Experiences and stories don’t have to be the same to touch upon a deep level of compassion that exists for one another. There is no one with bipolar disorder who has not struggled. It’s a very difficult illness to manage. Some people deal with it by harnessing the positive extra energy one can have while hypomanic. Others try to make sense of their psychosis experiences. Some people paint it as a gift. Personally, I choose to call it a worthy opponent. Something I must continually work at to beat.
Those of us who live with bipolar disorder all have one thing in common: we all have the courage to get out of bed in the morning. It gives us the ability to face the fear of experiencing sometimes disabling symptoms. It challenges us to remake our lives and deal with disappointments.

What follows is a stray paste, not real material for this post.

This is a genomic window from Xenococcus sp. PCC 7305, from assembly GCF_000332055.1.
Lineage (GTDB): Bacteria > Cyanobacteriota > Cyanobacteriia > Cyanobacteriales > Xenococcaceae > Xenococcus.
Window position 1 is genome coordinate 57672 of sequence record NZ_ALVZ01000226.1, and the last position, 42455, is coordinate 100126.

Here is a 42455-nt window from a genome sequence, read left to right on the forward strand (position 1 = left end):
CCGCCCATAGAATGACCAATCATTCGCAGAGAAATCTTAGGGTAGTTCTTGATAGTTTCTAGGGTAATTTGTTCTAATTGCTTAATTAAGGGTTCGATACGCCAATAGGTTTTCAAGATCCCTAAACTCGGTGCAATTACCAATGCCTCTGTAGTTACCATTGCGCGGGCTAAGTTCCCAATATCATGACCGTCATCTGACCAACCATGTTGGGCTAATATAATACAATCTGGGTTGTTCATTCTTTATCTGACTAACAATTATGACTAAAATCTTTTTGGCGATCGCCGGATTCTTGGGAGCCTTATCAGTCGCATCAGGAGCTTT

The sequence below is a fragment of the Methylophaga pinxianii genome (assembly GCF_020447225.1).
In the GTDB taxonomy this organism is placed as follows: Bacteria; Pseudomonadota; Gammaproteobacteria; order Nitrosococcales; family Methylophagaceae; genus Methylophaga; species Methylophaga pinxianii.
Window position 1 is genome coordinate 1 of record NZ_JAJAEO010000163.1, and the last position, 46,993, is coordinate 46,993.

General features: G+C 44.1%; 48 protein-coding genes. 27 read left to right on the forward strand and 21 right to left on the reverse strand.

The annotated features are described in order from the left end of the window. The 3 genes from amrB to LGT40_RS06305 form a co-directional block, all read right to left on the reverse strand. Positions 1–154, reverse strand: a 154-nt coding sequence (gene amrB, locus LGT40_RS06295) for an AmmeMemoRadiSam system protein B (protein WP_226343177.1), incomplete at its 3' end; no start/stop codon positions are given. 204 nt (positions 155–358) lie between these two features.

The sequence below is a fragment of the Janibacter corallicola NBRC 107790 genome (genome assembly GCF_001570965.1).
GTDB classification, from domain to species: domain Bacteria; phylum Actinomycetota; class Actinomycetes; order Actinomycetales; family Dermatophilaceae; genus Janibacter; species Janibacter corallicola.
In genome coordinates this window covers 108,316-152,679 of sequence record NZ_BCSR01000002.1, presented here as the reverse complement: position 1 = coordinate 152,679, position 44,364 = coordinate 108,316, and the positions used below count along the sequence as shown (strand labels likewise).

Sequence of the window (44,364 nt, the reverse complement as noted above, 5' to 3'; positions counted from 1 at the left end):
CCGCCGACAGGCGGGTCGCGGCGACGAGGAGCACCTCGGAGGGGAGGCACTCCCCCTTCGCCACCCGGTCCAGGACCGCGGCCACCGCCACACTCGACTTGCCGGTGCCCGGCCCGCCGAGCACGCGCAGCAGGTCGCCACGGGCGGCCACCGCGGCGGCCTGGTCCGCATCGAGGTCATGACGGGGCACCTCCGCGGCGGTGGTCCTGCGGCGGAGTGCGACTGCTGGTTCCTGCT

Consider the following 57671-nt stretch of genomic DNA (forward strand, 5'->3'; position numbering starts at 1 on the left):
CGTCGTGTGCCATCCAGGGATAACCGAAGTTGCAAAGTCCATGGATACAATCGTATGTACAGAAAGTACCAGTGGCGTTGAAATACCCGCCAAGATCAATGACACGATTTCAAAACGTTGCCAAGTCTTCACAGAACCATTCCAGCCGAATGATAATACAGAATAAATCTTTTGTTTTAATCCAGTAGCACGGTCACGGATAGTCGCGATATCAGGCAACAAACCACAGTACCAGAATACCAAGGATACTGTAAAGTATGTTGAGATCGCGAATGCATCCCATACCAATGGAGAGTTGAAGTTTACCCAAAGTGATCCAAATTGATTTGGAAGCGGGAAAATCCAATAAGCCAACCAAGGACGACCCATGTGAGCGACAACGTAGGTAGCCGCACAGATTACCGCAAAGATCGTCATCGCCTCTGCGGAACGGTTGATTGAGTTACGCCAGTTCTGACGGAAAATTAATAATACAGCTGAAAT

It takes courage to not give up trying, even though it may be hard to keep on going. Hunter is one of the most courageous people I know and one of the most important people in my life. He encourages me, inspires me and fuels my passion for mental health advocacy. He is my example of a person who forges ahead even though he doesn’t know what the future may hold.
I hope I can do the same thing.
“Courage is being scared to death…and saddling up anyway.” ~John Wayne